Wildfire linked to bugs, warming

Wildfire linked to bugs, warming

26 July 2008

published by www.thenewstribune.com

USA — A forest fire burning southeast of Mount Adams is the latest manifestation of a troubling relationship between climate change, insects and wildfires, scientists and land managers say.

A lightning strike started the Cold Springs fire July 12 in dead and dying trees. As of Friday, the fire had covered 12 square miles in steep terrain, destroying valuable timber and choking off access to hiking trails and campgrounds.

The blaze began in a remote area of Gifford Pinchot National Forest that was already ailing, its drought-stressed trees under siege by insects.

“I don’t think there are too many people who are surprised it caught on fire,” said Terry Shaw, a plant pathologist and chief scientist at the U.S. Forest Service Western Wildland Environmental Threat Assessment Center in Prineville, Ore.

The first 12 days of firefighting cost more than $8.6 million. More than 1,100 people were deployed to fight the fire at its peak. Fire bosses don’t expect to contain the blaze until late next week.

On Thursday, U.S. Forest Service researcher Susan Hummel visited the smokey, charred area where the fire was discovered. “The fire killed off what wasn’t already dead,” said Hummel, who had previously identified the “whole suite of diseases and insects” that had attacked the subalpine firs and lodgepole pines there.

From its original point, the blaze moved east, skipping from the national forest to private timberlands, Yakama tribal lands and forests managed by the state Department of Natural Resources.

The area is part of a transition zone on the east side of the Cascade Mountains, where firs familiar to Western Washington residents give way to pines more common in drier climates.

Even before the Cold Springs fire , scientists exploring the connection between wildfires and climate change had identified the site as vulnerable to burning this summer, said Ron Neilson, a U.S. Forest Service bioclimatologist in Corvallis, Ore. Neilson leads a group of researchers who use computer-based climate and vegetation models to predict wildfire risk.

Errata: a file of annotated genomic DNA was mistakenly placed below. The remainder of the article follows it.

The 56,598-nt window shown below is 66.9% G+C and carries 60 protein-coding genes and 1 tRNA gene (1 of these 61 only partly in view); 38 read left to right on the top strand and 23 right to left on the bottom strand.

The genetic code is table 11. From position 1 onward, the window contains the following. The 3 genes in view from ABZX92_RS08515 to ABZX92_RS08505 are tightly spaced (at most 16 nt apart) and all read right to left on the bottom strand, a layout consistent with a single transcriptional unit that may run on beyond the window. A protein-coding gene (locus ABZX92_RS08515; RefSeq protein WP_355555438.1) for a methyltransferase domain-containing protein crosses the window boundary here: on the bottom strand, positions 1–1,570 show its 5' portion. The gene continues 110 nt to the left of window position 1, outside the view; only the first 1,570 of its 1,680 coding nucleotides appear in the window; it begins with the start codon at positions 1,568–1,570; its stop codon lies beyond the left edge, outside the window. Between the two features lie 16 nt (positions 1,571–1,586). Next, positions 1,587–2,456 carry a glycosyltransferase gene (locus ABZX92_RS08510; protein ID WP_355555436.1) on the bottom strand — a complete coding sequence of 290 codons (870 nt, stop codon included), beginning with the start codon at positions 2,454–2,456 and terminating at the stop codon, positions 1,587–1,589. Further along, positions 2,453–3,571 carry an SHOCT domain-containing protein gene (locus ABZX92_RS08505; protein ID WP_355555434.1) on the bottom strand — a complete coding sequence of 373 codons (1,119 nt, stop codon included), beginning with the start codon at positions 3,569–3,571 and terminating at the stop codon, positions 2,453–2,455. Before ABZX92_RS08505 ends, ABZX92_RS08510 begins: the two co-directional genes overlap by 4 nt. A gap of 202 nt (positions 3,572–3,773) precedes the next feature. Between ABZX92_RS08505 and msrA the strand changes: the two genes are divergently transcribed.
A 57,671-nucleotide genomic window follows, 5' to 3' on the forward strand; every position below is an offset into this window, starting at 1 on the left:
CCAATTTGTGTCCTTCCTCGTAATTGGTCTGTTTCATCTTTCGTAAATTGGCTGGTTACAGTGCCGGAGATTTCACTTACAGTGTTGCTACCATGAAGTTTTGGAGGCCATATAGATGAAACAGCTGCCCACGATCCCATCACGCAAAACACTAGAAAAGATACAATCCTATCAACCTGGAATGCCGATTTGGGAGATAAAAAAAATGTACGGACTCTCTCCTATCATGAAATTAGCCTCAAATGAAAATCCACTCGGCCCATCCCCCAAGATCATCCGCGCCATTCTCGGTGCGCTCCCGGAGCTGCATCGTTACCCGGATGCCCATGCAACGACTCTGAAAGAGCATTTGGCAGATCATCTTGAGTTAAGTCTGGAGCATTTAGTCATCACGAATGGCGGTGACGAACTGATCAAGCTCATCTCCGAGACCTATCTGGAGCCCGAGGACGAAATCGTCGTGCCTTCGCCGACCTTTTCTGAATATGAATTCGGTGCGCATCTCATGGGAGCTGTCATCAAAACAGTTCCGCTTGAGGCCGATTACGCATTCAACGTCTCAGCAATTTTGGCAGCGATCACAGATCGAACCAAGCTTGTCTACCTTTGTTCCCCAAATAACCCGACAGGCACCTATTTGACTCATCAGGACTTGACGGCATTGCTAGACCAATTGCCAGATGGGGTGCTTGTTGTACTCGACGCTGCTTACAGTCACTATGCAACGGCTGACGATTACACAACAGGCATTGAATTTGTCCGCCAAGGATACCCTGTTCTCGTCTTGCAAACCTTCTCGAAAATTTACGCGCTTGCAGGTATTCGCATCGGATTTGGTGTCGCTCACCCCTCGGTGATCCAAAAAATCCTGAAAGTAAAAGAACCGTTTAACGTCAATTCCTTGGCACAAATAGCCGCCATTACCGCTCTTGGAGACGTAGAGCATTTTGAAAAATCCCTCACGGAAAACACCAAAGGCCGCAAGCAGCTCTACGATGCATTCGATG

Besides the Cold Springs fire site, another forested hot spot on Neilson’s wildfire forecast map is the Okanogan region, near the Canadian border. That’s where the so-called Tripod fire raged over more than 177 square miles in 2006. It cost more than $68 million to fight that fire.

Among other things, the Tripod fire put a spotlight on the relationship between insects and wildfires.

Neilson is among those who validate the connection. “You trip the drought domino and you also trip the bug domino,” he said. “Bugs will basically make things worse. It acts like a positive feedback loop.”

So far, Nielson’s group of wildfire prognosticators have not factored pests into their computer models.

“We’re just getting into this fire and insect interaction,” said Don McKenzie, a Forest Service research ecologist who works at the Pacific Wildland Fire Science Laboratory in Seattle. Among other things, his group has studied how bark beetles contributed to the Tripod fire.

“It’s tough,” he said. “Projecting what’s going to happen at a particular place, we haven’t got there yet.”


Meanwhile, Karen Ripley, an entomologist, or insect scientist, keeps a close eye on annual aerial surveys used to map pest-infested trees in forests across Washington. She is forest health program manager for the state Department of Natural Resources.